How To Have A Friends-With-Benefits Relationship That Isn’t A Mess

Having sex with a friend can be complicated, but these guidelines from dating experts can make FWB arrangements easier.

Like many 30-year-olds who’ve been single for long stretches at a time, Kyle B., an artist and self-described “office gay” in New York City, has had his fair share of friends with benefits arrangements.

The sex is almost always great, but sometimes, these FWB situations ― friends who have sex, as the name would imply ― aren’t as cut and dry as he’d hoped.

“My personal opinions of FWB relationships is that sometimes they can suffer from the same problems that most human relationships do: secrecy, mismatched expectations, jealousy, unspoken motives and the tendency to use other people as a proxy for therapy or mental health support,” he told HuffPost.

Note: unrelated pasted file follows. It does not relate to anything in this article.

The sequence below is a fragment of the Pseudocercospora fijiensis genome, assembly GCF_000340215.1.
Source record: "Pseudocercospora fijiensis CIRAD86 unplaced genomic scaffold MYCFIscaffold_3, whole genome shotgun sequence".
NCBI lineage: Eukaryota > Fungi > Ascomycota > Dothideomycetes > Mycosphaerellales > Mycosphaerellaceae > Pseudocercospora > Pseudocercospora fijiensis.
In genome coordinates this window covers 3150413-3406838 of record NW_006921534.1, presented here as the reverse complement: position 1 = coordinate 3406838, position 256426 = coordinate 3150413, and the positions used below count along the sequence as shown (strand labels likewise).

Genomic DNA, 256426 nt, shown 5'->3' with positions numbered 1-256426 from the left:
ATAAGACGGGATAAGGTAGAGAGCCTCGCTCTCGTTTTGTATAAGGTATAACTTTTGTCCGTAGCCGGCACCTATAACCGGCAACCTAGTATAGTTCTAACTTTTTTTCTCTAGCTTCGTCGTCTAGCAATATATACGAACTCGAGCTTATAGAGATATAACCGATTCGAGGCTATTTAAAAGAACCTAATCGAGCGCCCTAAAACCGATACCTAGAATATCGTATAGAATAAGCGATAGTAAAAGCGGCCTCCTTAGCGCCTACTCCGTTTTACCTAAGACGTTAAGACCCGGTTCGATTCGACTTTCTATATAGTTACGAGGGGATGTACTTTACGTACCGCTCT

He’s right. Studies have shown that with good communication and boundaries, friends with benefits arrangements can work, but the scenarios almost inevitably turn complicated over time. To help you navigate the messiness of FWBs, we asked dating experts for tips to ensure that the relationship doesn’t blow up in your face.

Make sure you can handle the emotional complexities of an FWB relationship.

FWB seems like a great way to rig the system: You get one of the chief benefits of a relationship ― regular, routine sex! ― without all the hassles of everyday long-term relationship life: splitting the bills, being each other’s emotional sounding board, cleaning the house.

But not everyone is cut out to compartmentalize sex like that. If you’re prone to jealousy, have an anxious attachment style or are secretly pining for a real relationship, FWB is not for you, said Dave Stultz, a dating coach who runs the site The Fearless Man.